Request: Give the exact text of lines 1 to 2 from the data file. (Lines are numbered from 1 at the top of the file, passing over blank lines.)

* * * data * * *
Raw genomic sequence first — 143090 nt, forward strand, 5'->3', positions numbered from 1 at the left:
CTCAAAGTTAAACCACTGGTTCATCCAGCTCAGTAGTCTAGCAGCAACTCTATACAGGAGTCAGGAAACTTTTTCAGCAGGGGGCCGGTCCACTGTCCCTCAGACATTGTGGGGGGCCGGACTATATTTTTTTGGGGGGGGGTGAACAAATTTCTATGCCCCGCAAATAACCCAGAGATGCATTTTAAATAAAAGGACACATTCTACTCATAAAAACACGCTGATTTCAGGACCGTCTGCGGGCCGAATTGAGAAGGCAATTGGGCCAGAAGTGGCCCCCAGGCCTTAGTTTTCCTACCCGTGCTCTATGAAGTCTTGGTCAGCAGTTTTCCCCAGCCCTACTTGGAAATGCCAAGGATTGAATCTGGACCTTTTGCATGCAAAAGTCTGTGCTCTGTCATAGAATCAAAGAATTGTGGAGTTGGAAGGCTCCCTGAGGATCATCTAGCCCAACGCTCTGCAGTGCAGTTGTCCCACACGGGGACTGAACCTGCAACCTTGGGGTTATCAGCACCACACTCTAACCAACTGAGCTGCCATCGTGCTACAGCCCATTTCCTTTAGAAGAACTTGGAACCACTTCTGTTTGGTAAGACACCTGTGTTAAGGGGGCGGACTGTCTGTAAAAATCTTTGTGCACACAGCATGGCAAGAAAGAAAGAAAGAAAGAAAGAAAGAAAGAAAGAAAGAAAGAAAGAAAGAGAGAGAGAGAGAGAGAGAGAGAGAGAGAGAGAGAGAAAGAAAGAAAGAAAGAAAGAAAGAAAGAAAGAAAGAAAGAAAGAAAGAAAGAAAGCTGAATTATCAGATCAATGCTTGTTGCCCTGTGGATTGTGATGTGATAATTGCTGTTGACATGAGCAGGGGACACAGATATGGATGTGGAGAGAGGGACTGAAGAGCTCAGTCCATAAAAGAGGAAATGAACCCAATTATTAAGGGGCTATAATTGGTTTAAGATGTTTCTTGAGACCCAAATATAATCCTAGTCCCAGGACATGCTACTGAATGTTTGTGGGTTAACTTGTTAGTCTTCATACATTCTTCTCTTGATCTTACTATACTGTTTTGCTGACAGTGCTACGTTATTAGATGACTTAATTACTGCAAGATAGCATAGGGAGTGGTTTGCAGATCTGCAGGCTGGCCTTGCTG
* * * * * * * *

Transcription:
Raw genomic sequence first — 143090 nt, forward strand, 5'->3', positions numbered from 1 at the left:
CTCAAAGTTAAACCACTGGTTCATCCAGCTCAGTAGTCTAGCAGCAACTCTATACAGGAGTCAGGAAACTTTTTCAGCAGGGGGCCGGTCCACTGTCCCTCAGACATTGTGGGGGGCCGGACTATATTTTTTTGGGGGGGGGTGAACAAATTTCTATGCCCCGCAAATAACCCAGAGATGCATTTTAAATAAAAGGACACATTCTACTCATAAAAACACGCTGATTTCAGGACCGTCTGCGGGCCGAATTGAGAAGGCAATTGGGCCAGAAGTGGCCCCCAGGCCTTAGTTTTCCTACCCGTGCTCTATGAAGTCTTGGTCAGCAGTTTTCCCCAGCCCTACTTGGAAATGCCAAGGATTGAATCTGGACCTTTTGCATGCAAAAGTCTGTGCTCTGTCATAGAATCAAAGAATTGTGGAGTTGGAAGGCTCCCTGAGGATCATCTAGCCCAACGCTCTGCAGTGCAGTTGTCCCACACGGGGACTGAACCTGCAACCTTGGGGTTATCAGCACCACACTCTAACCAACTGAGCTGCCATCGTGCTACAGCCCATTTCCTTTAGAAGAACTTGGAACCACTTCTGTTTGGTAAGACACCTGTGTTAAGGGGGCGGACTGTCTGTAAAAATCTTTGTGCACACAGCATGGCAAGAAAGAAAGAAAGAAAGAAAGAAAGAAAGAAAGAAAGAAAGAAAGAAAGAGAGAGAGAGAGAGAGAGAGAGAGAGAGAGAGAGAGAAAGAAAGAAAGAAAGAAAGAAAGAAAGAAAGAAAGAAAGAAAGAAAGAAAGAAAGCTGAATTATCAGATCAATGCTTGTTGCCCTGTGGATTGTGATGTGATAATTGCTGTTGACATGAGCAGGGGACACAGATATGGATGTGGAGAGAGGGACTGAAGAGCTCAGTCCATAAAAGAGGAAATGAACCCAATTATTAAGGGGCTATAATTGGTTTAAGATGTTTCTTGAGACCCAAATATAATCCTAGTCCCAGGACATGCTACTGAATGTTTGTGGGTTAACTTGTTAGTCTTCATACATTCTTCTCTTGATCTTACTATACTGTTTTGCTGACAGTGCTACGTTATTAGATGACTTAATTACTGCAAGATAGCATAGGGAGTGGTTTGCAGATCTGCAGGCTGGCCTTGCTG